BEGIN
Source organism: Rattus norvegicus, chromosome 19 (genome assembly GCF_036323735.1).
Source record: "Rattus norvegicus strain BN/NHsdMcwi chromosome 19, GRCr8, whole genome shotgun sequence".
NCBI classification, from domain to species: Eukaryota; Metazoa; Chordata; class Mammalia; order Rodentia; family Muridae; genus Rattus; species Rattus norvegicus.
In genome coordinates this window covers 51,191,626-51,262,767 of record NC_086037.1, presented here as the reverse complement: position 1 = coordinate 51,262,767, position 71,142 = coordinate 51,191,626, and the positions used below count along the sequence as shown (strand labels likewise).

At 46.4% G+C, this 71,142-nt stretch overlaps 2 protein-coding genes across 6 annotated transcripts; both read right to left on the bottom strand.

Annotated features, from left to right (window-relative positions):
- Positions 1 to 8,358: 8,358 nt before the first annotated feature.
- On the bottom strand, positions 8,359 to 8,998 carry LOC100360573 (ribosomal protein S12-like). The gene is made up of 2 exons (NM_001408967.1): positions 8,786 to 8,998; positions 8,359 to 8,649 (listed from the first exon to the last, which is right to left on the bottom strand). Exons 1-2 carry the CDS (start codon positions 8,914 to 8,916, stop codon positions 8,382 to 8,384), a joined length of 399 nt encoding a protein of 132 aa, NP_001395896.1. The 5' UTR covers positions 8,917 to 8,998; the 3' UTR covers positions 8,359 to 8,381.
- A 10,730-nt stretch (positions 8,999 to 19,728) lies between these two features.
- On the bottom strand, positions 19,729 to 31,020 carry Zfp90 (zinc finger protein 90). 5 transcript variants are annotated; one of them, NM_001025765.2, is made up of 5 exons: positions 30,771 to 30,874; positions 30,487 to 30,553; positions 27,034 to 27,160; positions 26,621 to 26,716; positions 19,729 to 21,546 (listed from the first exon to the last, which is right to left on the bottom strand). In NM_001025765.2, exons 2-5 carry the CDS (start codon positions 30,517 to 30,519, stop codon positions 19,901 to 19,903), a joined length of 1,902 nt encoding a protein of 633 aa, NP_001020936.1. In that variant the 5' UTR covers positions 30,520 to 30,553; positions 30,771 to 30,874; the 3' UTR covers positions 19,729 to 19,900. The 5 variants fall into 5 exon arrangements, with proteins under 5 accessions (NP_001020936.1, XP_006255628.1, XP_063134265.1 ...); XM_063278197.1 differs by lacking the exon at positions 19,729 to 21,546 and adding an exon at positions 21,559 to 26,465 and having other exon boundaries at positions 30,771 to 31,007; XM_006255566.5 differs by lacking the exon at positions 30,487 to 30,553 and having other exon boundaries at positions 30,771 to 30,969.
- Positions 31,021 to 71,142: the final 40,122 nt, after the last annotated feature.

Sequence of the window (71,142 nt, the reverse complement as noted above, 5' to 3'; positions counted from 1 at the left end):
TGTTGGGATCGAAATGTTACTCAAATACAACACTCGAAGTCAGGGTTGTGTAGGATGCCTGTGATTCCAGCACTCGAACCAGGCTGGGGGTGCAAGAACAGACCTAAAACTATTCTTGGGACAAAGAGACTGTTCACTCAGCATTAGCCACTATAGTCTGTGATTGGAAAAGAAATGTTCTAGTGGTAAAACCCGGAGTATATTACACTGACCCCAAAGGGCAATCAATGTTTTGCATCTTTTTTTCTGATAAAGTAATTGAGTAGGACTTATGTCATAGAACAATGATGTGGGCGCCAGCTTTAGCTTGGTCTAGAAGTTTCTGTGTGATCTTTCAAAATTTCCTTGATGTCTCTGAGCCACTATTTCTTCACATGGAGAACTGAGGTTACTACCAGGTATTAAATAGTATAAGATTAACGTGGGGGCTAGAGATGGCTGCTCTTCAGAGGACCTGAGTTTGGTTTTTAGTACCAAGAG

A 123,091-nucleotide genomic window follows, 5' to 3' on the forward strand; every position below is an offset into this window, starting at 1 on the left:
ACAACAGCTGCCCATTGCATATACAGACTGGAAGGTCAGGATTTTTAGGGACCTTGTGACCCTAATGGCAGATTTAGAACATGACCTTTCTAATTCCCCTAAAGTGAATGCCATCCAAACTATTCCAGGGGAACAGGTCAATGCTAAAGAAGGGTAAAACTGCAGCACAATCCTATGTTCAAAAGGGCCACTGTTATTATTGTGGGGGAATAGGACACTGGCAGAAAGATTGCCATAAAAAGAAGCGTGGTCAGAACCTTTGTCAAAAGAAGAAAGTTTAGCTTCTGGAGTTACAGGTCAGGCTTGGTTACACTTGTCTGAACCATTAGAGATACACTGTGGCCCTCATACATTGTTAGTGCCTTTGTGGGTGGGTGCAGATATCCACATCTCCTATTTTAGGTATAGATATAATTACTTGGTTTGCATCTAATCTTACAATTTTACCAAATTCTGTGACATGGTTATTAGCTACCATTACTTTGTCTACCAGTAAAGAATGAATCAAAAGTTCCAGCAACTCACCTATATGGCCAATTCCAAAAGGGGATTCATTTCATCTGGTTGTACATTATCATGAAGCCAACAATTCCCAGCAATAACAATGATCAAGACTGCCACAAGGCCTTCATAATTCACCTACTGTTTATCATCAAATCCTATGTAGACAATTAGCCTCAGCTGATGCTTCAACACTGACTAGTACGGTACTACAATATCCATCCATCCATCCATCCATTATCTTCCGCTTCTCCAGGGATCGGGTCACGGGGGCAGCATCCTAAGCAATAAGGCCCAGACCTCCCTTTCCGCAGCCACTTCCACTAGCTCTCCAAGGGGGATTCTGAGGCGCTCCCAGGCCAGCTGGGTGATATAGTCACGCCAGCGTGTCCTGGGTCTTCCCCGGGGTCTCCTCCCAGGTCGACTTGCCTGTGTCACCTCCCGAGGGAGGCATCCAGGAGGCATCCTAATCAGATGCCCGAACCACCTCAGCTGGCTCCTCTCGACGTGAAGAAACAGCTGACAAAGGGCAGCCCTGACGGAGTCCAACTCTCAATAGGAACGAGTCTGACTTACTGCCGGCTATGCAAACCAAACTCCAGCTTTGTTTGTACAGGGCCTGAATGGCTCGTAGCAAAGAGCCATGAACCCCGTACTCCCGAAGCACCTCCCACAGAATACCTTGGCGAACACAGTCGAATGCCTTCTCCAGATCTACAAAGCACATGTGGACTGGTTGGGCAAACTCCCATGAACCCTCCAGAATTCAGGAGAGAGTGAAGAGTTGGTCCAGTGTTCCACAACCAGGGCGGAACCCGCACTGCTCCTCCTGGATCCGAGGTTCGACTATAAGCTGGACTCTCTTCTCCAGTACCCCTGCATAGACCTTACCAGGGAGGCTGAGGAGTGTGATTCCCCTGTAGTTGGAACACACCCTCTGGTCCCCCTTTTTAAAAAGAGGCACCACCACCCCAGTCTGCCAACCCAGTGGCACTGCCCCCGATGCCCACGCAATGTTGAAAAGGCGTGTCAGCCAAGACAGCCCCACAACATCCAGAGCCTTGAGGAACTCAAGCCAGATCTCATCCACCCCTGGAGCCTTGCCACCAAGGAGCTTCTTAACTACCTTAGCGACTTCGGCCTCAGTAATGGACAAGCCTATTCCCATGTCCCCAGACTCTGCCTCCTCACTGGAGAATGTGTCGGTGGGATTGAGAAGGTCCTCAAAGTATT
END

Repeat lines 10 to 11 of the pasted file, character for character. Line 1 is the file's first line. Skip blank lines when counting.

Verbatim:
- On the bottom strand, positions 19,729 to 31,020 carry Zfp90 (zinc finger protein 90). 5 transcript variants are annotated; one of them, NM_001025765.2, is made up of 5 exons: positions 30,771 to 30,874; positions 30,487 to 30,553; positions 27,034 to 27,160; positions 26,621 to 26,716; positions 19,729 to 21,546 (listed from the first exon to the last, which is right to left on the bottom strand). In NM_001025765.2, exons 2-5 carry the CDS (start codon positions 30,517 to 30,519, stop codon positions 19,901 to 19,903), a joined length of 1,902 nt encoding a protein of 633 aa, NP_001020936.1. In that variant the 5' UTR covers positions 30,520 to 30,553; positions 30,771 to 30,874; the 3' UTR covers positions 19,729 to 19,900. The 5 variants fall into 5 exon arrangements, with proteins under 5 accessions (NP_001020936.1, XP_006255628.1, XP_063134265.1 ...); XM_063278197.1 differs by lacking the exon at positions 19,729 to 21,546 and adding an exon at positions 21,559 to 26,465 and having other exon boundaries at positions 30,771 to 31,007; XM_006255566.5 differs by lacking the exon at positions 30,487 to 30,553 and having other exon boundaries at positions 30,771 to 30,969.
- Positions 31,021 to 71,142: the final 40,122 nt, after the last annotated feature.